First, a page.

Europe and America in 1983

The surface was all smiles and harmony. After years of transatlantic distress, the major nations of the democratic West assembled in May in the splendor of Colonial Williamsburg to manifest their unity and their confidence. There were two new faces among the seven heads of state and government, both symbols of a significant political change in their respective countries: West German Chancellor Helmut Kohl, who had replaced Helmut Schmidt in October 1982 and whose party, the Christian Democrats, had just been confirmed by a massive popular vote on March 6, and Prime Minister Yasuhiro Nakasone, the leader of Japan's Liberal Democratic Party and government who, in striking contrast to his predecessors, articulated a newly confident, internationally minded Japan.

Yet, like all family gatherings, the Williamsburg meeting hid more than it revealed. Understandably, none of the participants wanted to spoil the party, and controversy was voiced moderately, if at all. Moreover, Williamsburg celebrated the newly won Western consensus over the controversies of the past: the relief in Europe that a more pragmatic note had emerged in the foreign policies of the Reagan Administration, particularly in its statements on arms control, economic sanctions and East-West relations, and relief in the United States that the allies gave priority to mending relationships within the Alliance instead of repairing those with the Soviet Union.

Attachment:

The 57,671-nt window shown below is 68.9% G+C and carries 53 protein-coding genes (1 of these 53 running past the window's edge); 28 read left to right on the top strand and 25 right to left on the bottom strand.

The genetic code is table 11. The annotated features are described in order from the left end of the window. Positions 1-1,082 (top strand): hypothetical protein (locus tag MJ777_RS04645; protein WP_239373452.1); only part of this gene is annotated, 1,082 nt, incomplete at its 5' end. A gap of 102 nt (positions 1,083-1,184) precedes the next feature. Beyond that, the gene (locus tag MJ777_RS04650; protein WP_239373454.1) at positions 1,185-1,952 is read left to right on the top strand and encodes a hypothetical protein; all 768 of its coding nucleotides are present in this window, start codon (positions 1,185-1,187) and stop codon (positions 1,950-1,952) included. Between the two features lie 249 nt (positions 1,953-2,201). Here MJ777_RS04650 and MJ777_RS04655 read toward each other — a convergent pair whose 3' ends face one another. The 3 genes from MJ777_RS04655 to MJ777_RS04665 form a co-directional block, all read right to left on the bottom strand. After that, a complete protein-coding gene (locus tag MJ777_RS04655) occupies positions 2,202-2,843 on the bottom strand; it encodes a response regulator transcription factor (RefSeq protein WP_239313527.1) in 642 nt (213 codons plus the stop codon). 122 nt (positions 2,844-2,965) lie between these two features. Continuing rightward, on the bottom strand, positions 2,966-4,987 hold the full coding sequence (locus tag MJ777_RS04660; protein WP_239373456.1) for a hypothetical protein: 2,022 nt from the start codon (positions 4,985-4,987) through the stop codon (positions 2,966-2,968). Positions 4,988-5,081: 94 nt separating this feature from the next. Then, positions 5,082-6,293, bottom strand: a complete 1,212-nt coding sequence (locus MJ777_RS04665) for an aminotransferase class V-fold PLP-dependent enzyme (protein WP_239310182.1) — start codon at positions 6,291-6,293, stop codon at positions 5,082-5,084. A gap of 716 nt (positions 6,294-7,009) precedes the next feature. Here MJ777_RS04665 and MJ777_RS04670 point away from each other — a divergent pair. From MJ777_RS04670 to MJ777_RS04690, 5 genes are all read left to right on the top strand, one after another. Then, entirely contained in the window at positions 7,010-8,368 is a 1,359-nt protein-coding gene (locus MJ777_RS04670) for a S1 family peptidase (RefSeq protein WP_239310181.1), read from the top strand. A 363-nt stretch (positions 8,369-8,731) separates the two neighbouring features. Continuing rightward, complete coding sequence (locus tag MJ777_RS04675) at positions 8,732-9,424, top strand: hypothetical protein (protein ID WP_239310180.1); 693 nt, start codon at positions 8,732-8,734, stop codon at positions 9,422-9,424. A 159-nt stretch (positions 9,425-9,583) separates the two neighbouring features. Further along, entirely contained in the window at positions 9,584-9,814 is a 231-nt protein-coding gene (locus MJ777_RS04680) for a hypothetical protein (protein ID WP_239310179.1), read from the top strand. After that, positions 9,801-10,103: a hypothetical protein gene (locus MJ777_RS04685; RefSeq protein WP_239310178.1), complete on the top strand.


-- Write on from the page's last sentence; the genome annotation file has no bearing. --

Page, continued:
In this respect as in the political philosophies of its participants, it was a conservative gathering; even the only Socialist in the group, France's François Mitterrand, had been staunchly pro-Western in his foreign policy, and in March had imposed a new program of financial austerity on his country which bade farewell to earlier Socialist experiments and brought his country into line with the prevailing views of his partners.

And yet, as the year was to show, the harmony of Williamsburg was deceptive. Underneath the manifestations of consensus lurked deeper cleavages between the United States and its major European allies, less over specific policies than over the future structure of transatlantic cooperation: the nature of the common defense, the role of Western Europe, and the political impact of the economy. This will require more radical, often painful change than the bland harmony of Williamsburg suggested, changes, moreover, to which not only governments but also their publics will have to adjust.

II

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